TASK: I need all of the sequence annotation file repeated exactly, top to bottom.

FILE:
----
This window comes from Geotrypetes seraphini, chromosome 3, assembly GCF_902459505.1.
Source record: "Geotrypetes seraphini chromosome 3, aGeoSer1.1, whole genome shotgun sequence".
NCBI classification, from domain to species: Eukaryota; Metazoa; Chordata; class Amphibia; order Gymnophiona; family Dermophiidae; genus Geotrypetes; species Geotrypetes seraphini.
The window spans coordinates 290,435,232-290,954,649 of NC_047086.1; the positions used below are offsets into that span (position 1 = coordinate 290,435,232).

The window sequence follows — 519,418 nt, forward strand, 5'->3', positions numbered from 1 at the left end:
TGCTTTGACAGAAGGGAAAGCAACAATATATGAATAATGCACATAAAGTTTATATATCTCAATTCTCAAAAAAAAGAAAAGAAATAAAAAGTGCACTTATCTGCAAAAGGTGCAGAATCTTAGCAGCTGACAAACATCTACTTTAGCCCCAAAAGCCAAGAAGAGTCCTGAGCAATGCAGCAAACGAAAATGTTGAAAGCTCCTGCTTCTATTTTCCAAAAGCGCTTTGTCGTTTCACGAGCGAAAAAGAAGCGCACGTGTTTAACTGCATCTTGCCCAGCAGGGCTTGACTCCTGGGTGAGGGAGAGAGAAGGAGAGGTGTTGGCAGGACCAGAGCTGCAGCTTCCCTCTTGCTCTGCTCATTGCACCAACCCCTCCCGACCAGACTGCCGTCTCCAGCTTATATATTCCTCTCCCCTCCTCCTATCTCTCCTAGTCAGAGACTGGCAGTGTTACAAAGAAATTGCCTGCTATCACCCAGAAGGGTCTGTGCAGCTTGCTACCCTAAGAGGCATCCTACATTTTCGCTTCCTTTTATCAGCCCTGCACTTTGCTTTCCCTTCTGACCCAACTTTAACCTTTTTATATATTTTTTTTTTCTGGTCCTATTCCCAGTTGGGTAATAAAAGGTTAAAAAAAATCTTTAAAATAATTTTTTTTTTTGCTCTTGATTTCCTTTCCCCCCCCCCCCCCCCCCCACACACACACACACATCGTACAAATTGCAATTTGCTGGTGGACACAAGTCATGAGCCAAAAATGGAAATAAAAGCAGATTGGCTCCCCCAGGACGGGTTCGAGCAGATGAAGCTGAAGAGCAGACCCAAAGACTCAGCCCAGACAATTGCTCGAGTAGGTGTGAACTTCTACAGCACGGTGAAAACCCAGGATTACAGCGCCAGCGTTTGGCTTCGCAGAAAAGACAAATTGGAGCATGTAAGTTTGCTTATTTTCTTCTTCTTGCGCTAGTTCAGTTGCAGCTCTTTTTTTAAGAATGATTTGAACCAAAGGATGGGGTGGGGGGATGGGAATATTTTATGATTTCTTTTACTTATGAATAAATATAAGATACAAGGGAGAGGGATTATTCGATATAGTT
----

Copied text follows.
This window comes from Geotrypetes seraphini, chromosome 3, assembly GCF_902459505.1.
Source record: "Geotrypetes seraphini chromosome 3, aGeoSer1.1, whole genome shotgun sequence".
NCBI classification, from domain to species: Eukaryota; Metazoa; Chordata; class Amphibia; order Gymnophiona; family Dermophiidae; genus Geotrypetes; species Geotrypetes seraphini.
The window spans coordinates 290,435,232-290,954,649 of NC_047086.1; the positions used below are offsets into that span (position 1 = coordinate 290,435,232).

The window sequence follows — 519,418 nt, forward strand, 5'->3', positions numbered from 1 at the left end:
TGCTTTGACAGAAGGGAAAGCAACAATATATGAATAATGCACATAAAGTTTATATATCTCAATTCTCAAAAAAAAGAAAAGAAATAAAAAGTGCACTTATCTGCAAAAGGTGCAGAATCTTAGCAGCTGACAAACATCTACTTTAGCCCCAAAAGCCAAGAAGAGTCCTGAGCAATGCAGCAAACGAAAATGTTGAAAGCTCCTGCTTCTATTTTCCAAAAGCGCTTTGTCGTTTCACGAGCGAAAAAGAAGCGCACGTGTTTAACTGCATCTTGCCCAGCAGGGCTTGACTCCTGGGTGAGGGAGAGAGAAGGAGAGGTGTTGGCAGGACCAGAGCTGCAGCTTCCCTCTTGCTCTGCTCATTGCACCAACCCCTCCCGACCAGACTGCCGTCTCCAGCTTATATATTCCTCTCCCCTCCTCCTATCTCTCCTAGTCAGAGACTGGCAGTGTTACAAAGAAATTGCCTGCTATCACCCAGAAGGGTCTGTGCAGCTTGCTACCCTAAGAGGCATCCTACATTTTCGCTTCCTTTTATCAGCCCTGCACTTTGCTTTCCCTTCTGACCCAACTTTAACCTTTTTATATATTTTTTTTTTCTGGTCCTATTCCCAGTTGGGTAATAAAAGGTTAAAAAAAATCTTTAAAATAATTTTTTTTTTTGCTCTTGATTTCCTTTCCCCCCCCCCCCCCCCCCCACACACACACACACATCGTACAAATTGCAATTTGCTGGTGGACACAAGTCATGAGCCAAAAATGGAAATAAAAGCAGATTGGCTCCCCCAGGACGGGTTCGAGCAGATGAAGCTGAAGAGCAGACCCAAAGACTCAGCCCAGACAATTGCTCGAGTAGGTGTGAACTTCTACAGCACGGTGAAAACCCAGGATTACAGCGCCAGCGTTTGGCTTCGCAGAAAAGACAAATTGGAGCATGTAAGTTTGCTTATTTTCTTCTTCTTGCGCTAGTTCAGTTGCAGCTCTTTTTTTAAGAATGATTTGAACCAAAGGATGGGGTGGGGGGATGGGAATATTTTATGATTTCTTTTACTTATGAATAAATATAAGATACAAGGGAGAGGGATTATTCGATATAGTT